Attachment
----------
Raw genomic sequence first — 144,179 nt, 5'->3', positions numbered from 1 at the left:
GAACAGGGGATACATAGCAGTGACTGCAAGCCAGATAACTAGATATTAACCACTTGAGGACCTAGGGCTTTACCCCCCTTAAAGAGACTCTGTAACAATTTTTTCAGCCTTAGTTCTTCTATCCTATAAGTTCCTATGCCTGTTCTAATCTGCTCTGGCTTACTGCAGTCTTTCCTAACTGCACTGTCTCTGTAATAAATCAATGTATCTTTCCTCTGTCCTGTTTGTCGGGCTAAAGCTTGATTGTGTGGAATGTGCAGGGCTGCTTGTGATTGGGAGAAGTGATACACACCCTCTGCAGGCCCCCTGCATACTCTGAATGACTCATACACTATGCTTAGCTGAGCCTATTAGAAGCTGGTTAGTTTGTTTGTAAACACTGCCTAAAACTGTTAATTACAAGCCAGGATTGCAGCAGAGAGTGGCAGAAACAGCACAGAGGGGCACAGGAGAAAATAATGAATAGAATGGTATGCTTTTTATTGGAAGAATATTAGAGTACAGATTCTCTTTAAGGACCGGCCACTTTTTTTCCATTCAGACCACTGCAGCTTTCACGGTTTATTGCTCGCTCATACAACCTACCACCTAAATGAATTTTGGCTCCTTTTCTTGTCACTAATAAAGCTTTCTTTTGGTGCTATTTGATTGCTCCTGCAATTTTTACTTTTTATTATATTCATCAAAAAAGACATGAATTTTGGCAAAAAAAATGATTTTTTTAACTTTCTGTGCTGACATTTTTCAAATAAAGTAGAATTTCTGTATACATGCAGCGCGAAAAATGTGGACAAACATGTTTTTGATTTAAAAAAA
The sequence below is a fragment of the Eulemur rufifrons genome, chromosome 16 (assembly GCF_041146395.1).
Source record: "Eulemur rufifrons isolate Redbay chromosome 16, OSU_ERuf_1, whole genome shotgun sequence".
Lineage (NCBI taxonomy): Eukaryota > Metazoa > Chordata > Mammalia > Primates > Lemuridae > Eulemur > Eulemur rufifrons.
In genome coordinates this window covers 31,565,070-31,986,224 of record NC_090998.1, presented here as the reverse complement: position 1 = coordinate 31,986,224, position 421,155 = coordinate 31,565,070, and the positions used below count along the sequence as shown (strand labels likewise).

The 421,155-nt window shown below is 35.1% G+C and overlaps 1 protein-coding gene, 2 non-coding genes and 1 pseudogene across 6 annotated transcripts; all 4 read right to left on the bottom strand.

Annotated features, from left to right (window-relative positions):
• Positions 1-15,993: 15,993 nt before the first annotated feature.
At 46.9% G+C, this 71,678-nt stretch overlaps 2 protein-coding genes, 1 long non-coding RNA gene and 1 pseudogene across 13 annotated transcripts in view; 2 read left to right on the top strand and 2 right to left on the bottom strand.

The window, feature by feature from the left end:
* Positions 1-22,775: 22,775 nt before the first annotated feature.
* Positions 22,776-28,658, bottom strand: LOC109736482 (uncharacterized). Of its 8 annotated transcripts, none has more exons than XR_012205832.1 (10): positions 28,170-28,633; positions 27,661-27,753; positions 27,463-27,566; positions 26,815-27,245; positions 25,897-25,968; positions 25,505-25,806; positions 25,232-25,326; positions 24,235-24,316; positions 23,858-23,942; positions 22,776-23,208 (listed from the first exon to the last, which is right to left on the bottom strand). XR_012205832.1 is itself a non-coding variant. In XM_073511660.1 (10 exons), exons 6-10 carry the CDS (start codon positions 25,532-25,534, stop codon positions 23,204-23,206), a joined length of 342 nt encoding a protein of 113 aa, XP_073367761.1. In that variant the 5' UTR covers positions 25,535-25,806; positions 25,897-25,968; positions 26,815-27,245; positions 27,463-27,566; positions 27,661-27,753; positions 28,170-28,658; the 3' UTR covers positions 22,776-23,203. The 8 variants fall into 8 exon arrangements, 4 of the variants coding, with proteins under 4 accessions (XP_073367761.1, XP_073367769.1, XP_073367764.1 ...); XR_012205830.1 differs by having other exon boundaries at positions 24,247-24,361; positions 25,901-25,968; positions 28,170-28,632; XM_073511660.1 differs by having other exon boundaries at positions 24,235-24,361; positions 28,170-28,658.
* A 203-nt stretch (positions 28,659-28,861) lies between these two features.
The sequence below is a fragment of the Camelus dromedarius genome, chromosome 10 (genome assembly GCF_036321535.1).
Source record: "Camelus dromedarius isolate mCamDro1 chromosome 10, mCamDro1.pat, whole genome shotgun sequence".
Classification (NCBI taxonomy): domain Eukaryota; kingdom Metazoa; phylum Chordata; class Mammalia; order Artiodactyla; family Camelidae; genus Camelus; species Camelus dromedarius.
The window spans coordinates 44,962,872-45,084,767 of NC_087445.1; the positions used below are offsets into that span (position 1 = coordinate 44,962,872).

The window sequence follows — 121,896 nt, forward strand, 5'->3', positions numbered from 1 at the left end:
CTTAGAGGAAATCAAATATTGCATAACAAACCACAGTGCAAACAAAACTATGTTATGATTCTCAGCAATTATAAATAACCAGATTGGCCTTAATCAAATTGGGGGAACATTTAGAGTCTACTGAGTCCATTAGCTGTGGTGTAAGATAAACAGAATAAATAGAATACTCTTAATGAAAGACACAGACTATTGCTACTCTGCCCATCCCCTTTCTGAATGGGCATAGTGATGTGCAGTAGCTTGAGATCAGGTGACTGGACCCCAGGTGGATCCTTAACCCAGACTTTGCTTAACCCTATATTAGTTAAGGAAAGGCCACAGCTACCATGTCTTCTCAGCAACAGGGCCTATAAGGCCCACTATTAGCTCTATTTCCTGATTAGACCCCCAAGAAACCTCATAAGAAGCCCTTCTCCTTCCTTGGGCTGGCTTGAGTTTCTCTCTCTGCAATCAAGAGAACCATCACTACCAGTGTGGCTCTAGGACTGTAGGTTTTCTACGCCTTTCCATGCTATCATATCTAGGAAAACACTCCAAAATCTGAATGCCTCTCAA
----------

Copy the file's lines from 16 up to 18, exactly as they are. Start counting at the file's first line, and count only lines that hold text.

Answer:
Source record: "Camelus dromedarius isolate mCamDro1 chromosome 10, mCamDro1.pat, whole genome shotgun sequence".
Classification (NCBI taxonomy): domain Eukaryota; kingdom Metazoa; phylum Chordata; class Mammalia; order Artiodactyla; family Camelidae; genus Camelus; species Camelus dromedarius.
The window spans coordinates 44,962,872-45,084,767 of NC_087445.1; the positions used below are offsets into that span (position 1 = coordinate 44,962,872).